More of the daisies have now been trimmed back to the lower leaves. Here and there amongst those larger leaves I can see the tiny buds that may form into additional flowers, though they doesn't always happen. As with the pansies, the Shasta daisies second or third wave of blossoms are considerably smaller. But since they are somewhat massive to begin with, this is not a problem.
I'm a little surprised by this different variety of black-eyed susan, which is, I think, a yellow coneflower. It's leaves are shiny instead of the furry foliage the coneflower rudbeckia on the other side of the fence sports and this is a much shorter plant.
I don't remember purchasing this one, so I wonder if its something from some of the random seed I collect here and there and scatter into garden beds...or if it was something that was here already that I'd overlooked initially.
I don't remember bringing it from the last location, although for a while at the beginning of the summer, I did think it was some of that marsh hibiscus I'd meant to transplant and apparently did not.
I like this next photo because you get to see all the different stages of a bachelor's button flower.
It's now been twenty days since that last cigarette. Sure, there's been a craving or two, but generally I couldn't be happier with myself and my success so far.
At Quitnet, I calculated that I've saved about $42 so far (probably more, since that's calculated on the half-pack a day I was smoking when I made this latest quit. I used to smoke more than that even...and was probably on my way back up toward a pack a day when I gave the Nicodemon the ole shoe-stomp. Plus, cigarette prices went up again about the time I made the quit...). Also, one day and twenty-one hours has theoretically been added to my eventual lifetime.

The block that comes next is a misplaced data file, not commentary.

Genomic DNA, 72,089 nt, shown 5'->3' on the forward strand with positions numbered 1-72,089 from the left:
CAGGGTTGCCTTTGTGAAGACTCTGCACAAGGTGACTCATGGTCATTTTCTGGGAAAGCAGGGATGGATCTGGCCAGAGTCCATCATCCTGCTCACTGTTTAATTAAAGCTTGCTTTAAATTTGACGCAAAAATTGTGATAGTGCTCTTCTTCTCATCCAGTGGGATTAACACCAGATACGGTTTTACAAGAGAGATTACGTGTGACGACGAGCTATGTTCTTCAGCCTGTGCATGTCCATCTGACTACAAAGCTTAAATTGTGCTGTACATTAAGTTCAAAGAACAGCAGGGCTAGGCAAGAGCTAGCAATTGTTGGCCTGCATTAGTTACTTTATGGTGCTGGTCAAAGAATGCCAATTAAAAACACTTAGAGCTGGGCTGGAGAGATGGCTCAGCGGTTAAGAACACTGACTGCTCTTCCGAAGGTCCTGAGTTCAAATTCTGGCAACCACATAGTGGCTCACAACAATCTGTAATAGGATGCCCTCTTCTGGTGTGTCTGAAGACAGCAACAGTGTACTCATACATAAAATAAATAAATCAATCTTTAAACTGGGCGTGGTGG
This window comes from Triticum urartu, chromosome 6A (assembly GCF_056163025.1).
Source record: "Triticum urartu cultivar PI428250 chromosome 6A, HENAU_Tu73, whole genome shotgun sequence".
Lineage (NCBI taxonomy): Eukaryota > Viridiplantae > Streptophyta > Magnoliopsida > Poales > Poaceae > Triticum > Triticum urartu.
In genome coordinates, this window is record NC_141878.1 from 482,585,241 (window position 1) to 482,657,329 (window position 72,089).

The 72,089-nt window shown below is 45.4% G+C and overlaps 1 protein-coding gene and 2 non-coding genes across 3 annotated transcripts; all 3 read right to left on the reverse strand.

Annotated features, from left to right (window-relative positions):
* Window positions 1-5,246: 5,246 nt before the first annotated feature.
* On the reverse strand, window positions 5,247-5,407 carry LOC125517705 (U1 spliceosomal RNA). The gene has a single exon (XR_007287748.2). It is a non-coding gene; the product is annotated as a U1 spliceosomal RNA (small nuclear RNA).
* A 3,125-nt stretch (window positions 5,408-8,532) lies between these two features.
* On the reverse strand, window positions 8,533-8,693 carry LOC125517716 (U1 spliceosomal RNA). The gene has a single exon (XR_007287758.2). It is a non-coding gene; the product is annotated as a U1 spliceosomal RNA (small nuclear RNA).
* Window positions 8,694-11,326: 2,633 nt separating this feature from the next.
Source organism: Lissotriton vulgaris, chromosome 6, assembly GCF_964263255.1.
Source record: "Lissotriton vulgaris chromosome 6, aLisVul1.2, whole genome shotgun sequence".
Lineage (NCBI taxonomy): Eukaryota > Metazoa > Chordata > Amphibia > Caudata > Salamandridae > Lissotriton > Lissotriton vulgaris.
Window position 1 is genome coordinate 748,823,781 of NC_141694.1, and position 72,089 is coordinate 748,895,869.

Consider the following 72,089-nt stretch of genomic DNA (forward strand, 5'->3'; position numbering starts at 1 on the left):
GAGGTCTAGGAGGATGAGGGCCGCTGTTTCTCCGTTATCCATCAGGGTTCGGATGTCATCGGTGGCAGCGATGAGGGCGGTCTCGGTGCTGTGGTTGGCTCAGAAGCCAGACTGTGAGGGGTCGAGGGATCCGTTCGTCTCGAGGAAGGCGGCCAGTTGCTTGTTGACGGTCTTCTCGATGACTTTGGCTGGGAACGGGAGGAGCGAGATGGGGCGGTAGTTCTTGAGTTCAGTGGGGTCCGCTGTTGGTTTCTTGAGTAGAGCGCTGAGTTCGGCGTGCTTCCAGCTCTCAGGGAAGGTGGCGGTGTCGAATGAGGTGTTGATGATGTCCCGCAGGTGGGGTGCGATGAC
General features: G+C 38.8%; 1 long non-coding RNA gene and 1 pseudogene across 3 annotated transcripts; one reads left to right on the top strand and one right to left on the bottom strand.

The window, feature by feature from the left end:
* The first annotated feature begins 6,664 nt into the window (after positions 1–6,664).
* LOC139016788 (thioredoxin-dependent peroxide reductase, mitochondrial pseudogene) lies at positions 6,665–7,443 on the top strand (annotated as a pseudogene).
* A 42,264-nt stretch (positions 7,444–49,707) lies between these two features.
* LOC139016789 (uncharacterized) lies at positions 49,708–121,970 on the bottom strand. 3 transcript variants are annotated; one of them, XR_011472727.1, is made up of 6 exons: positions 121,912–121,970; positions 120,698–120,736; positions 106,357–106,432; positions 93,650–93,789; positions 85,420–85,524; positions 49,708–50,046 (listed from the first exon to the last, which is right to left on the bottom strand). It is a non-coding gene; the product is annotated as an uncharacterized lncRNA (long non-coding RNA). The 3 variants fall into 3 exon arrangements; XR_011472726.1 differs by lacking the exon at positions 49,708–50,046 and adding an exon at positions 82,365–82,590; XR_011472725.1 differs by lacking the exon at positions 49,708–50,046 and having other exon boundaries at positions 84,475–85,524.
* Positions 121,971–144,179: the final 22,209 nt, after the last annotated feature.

Not a bad thing at all. Of course, it suddenly occurs to me that I didn't plant any nicotiana (flowering tobacco) in the garden this summer. I suppose that's for the best; it would've just confused the issue. But next year, for sure...I love those flowers!
I also love the way the cleome have grown so big and strong, and there's still only just this one white-blossomed plant. All the others are indeed purple, as advertised.
In the background there, you can see another pair of those Russian Gray mammoth sunflowers rising up into the sky, with a third one drooping further back, it's flowerhead long past its prime. I might need a hacksaw to dead-head that one.
While going about the dead-heading this evening, I initially thought this faded marigold flower was infested with some kind of bug. But a closer examination revealed those to be sunflower seeds which were dropping freely from the prolific flower stalks high above.
Wouldn't it be fun if this turned out to be THE perfect spot for growing sunflowers? Ah, just imagine the possibility that they might reseed themselves in this location for years after I've moved on to another flower patch. Heh heh...I like that idea. I've left patches of foxglove and daisies and irises and assorted bulbs in a variety of places now...making me just a little more diverse than Johnny Appleseed or Miss Rumphius.
The Midnight Gardener: hapless romantic seed-sower, or gardening evil genius?